The time has come once again for that most hallowed and accessible of online streaming services known as Netflix to cut a few titles from its voluminous selection of films and television shows while adding many more guaranteed to please its subscriber base.
Below youâ€™ll find my picks for the best of Netflixâ€™s new additions for the month of October. As usual, most of the titles are available for viewing right now, but there are a few more set to premiere later in the month that those of us unable to get out to the movie theater much will find to be of great interest.
The cast alone might make it a hopelessly dated relic of the late 1990’s, but the original American Pie‘s gross hilarity and often honest depictions of young love and that magical first time has not been dulled much by three inferior sequels, a slew of deservedly direct-to-video spin-offs, and countless imitators of fluctuating quality.
Proving that not even rubber nipples, neon sets, and cheeseball one-liners could kill one of comic book cinema’s mightiest franchises, Batman Begins gave director Christopher Nolan a golden opportunity to play on the most expansive (and expensive) canvas of his career as a filmmaker and reinvigorate a series that had been beaten into commercial submission. The reboot earned rave reviews and great box office, setting the stage for the superior The Dark Knight to come along three years later and show the studios once and for all that a superhero blockbuster could also be a visionary work of cinematic art.
Paul Thomas Anderson‘s epic ode to the joys of low-budget independent filmmaking and the pitfalls of instant superstardom set against the backdrop of a turning point in the history of the West Coast adult film industry remains of his finest features. Boogie Nights gave Burt Reynolds a career best as an actor, showcased Julianne Moore in a heartbreaking performance that should have earned her an Oscar, and opened the door for an emerging young actor named Mark Wahlberg. Two-and-a-half hours of pure celluloid gold, from the stacked K-Tel collection soundtrack to the eclectic supporting cast.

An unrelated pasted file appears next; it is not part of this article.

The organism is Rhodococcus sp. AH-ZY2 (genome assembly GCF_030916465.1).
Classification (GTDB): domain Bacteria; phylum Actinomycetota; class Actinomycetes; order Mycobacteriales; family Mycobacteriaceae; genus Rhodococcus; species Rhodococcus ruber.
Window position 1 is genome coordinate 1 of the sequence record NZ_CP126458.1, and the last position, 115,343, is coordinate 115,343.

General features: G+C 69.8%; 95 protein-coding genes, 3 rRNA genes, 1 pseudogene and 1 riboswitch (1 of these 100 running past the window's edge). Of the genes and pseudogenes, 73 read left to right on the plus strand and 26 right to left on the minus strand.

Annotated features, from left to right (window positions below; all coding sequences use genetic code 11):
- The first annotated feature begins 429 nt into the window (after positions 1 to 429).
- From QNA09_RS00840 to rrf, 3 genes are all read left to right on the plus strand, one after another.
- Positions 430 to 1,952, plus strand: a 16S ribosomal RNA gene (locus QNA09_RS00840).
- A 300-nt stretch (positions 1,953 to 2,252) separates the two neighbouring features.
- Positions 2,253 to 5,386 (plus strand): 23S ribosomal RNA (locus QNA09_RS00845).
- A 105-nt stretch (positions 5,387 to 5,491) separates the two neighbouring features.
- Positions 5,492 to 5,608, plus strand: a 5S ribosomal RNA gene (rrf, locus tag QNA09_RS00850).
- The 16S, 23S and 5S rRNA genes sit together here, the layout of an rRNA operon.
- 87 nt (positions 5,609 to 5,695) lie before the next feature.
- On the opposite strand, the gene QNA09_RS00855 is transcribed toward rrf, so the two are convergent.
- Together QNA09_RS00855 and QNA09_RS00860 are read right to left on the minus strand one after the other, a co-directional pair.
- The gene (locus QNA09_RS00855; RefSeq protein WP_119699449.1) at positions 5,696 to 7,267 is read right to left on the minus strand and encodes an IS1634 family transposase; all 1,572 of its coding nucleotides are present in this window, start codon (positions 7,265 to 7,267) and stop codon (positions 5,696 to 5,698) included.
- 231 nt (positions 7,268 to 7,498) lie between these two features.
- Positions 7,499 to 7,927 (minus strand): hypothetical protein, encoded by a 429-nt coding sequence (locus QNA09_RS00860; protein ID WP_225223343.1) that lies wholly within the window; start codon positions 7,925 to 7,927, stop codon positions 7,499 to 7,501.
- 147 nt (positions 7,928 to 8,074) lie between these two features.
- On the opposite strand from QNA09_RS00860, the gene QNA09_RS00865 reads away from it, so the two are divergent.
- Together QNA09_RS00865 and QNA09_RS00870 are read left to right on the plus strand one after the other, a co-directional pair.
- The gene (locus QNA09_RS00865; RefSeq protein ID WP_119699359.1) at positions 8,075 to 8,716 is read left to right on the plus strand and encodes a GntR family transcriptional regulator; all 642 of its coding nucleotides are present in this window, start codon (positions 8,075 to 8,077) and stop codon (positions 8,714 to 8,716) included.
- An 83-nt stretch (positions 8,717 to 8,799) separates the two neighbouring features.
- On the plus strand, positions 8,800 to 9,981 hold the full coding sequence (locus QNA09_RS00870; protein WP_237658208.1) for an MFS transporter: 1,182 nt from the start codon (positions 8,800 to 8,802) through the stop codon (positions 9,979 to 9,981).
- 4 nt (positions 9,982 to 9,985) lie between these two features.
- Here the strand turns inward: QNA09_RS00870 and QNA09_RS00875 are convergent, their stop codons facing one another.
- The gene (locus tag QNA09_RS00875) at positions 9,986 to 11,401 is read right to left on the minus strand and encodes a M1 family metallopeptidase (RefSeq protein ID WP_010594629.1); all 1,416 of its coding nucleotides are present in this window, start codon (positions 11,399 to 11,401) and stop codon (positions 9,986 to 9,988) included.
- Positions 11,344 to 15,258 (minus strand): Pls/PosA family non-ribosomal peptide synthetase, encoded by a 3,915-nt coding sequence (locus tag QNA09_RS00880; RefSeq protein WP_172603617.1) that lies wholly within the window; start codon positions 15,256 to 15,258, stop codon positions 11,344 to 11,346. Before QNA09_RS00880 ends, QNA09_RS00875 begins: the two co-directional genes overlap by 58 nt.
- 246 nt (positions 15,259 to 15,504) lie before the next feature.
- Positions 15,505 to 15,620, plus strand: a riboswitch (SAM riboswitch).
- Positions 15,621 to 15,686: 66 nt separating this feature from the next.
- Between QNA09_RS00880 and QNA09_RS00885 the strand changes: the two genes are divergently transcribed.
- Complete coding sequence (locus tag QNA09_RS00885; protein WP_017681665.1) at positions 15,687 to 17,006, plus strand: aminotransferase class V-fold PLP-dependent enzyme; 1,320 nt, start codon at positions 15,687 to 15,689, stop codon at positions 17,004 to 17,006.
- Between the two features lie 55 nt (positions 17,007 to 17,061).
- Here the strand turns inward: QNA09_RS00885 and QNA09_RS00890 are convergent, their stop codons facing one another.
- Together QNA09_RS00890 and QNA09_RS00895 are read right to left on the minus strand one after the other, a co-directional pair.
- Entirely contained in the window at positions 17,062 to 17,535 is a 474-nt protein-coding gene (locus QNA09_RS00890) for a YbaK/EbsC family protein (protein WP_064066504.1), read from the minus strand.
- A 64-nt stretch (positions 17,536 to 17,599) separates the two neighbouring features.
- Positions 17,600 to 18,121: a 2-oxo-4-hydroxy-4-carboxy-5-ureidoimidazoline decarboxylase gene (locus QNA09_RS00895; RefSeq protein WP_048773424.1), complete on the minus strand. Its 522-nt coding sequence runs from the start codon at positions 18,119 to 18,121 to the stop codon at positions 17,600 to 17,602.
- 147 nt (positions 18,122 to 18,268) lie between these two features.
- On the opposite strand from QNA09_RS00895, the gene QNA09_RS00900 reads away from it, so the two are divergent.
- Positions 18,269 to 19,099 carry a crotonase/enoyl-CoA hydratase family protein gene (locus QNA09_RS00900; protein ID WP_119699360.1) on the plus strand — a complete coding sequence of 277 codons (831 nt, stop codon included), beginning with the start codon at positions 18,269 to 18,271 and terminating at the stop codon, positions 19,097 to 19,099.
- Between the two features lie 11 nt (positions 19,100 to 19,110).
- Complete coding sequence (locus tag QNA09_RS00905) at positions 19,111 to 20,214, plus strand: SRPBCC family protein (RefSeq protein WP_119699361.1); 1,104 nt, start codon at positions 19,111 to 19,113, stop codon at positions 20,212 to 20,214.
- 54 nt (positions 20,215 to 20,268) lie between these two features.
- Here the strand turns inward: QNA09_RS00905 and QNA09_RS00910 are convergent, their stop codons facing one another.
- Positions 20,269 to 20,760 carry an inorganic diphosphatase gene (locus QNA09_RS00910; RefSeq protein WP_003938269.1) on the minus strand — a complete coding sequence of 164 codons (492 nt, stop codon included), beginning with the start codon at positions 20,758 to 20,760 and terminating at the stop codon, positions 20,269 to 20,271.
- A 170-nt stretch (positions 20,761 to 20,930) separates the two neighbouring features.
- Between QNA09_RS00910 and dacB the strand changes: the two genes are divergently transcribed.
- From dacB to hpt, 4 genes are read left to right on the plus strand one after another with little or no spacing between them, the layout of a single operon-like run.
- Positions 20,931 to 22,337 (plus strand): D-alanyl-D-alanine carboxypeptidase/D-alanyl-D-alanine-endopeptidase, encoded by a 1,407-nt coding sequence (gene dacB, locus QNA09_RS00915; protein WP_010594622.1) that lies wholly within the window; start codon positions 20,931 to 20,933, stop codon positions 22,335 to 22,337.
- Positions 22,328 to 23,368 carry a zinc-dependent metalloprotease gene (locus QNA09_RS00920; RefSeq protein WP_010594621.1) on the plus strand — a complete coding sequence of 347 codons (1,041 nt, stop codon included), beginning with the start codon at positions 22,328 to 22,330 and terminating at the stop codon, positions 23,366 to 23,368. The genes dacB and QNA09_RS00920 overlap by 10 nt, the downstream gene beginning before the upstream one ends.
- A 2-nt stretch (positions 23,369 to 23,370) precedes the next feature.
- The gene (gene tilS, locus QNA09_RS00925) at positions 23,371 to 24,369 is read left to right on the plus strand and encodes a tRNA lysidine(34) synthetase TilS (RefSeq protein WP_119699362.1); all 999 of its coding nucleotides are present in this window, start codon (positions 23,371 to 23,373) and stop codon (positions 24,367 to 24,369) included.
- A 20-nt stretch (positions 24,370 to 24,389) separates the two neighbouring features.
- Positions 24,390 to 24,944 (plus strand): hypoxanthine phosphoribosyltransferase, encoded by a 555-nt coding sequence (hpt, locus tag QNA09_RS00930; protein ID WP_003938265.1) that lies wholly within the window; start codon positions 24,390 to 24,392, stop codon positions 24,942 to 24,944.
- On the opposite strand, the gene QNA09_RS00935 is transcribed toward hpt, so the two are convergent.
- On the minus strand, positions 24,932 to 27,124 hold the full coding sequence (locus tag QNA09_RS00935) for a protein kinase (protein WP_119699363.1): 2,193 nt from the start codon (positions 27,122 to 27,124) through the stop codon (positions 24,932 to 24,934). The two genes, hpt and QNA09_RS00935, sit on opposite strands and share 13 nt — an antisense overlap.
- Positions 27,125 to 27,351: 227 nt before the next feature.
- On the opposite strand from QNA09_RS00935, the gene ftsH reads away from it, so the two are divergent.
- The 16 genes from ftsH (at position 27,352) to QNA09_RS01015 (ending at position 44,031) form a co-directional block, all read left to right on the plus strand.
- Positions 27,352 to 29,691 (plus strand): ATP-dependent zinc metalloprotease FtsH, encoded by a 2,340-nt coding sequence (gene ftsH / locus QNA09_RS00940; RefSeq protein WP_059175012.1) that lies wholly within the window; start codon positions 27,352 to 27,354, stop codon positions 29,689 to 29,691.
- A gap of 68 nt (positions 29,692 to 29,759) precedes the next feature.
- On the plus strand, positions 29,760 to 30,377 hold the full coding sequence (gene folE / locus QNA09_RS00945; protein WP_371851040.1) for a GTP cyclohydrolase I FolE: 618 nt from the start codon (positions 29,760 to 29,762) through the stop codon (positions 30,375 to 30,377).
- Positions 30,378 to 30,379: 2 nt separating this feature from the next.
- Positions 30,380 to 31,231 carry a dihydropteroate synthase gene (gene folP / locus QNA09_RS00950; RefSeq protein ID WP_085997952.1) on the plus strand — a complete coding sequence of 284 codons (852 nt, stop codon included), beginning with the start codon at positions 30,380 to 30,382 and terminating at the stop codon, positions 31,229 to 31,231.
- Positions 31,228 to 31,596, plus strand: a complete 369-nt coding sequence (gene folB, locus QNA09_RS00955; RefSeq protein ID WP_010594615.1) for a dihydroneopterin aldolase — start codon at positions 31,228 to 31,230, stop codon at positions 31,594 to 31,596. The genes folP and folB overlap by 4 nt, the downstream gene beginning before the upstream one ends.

The Bourne Supremacy
Matt Damon‘s second go-around as amnesiac assassin and globe-trotting government fugitive brought Paul Greengrass on-board for the fun, and Greengrass’ gritty, handheld approach to the action became the new standard for the spy movie genre. The fights and chases will leave you bruised and disoriented, but the murky politics might get you thinking.
Charlie and the Chocolate Factory
Delightfully off-kilter children’s film with dazzling production design, peppy musical numbers, and oddball humor, or the movie that compelled audiences to wonder for the first time if the pairing of Tim Burton and Johnny Depp was starting to get a little stale and predictable? You be the judge.
Curse of Chucky
The Chucky franchise took a left turn from horror to violent black comedy with the last two movies, so writer/director Don Mancini decided to take his creation back to spooky basics with the quasi-reboot Curse of Chucky. Brad Dourif is back as the voice of the doll given vicious life by the soul of a serial killer, and there are a few little nods to previous entries in the series to please the fans.
Up-and-comer Corey Stoll has been impressing lately on television (House of Cards, The Strain) and the big screen (Ant-Man), so it’s high time he gets a starring vehicle of his own and the modern day film noir Glass Chin gets that job done. Stoll is terrifically cast as a faded boxing great compelled to embrace a life of crime in order to make ends meet. The supporting cast include Billy Crudup, Kelly Lynch, and Katherine Waterson.
Million Dollar Baby
Clint Eastwood‘s somber drama, adapted from the stories of F.X. Toole by Paul Haggis, racked up an impressive four Oscar wins including one for Hilary Swank‘s performance as a gutsy boxing prodigy who is taken under the wing of Eastwood’s gruff trainer. The boxing scenes pack as much of a punch as the impeccably-handled dramatic scenes.
Titles such as The Big Lebowski, Annie Hall, and The Exorcist will be pulled from the Netflix library at the start of the month, but the coming weeks will bring the addition of American Horror Story: Freak Show, Ain’t Them Bodies Saints, August: Osage County, and The Gunman. Cary Fukunaga‘s original series Beasts of No Nation, starring Idris Elba, is set to premiere on October 16.
That wraps up my choices for the best movies to watch this month on Netflix. Having a subscription is one of the best investments that someone who is rarely away from their laptop for long like myself can make. I highly recommend getting one. Come back next time for more recommendations.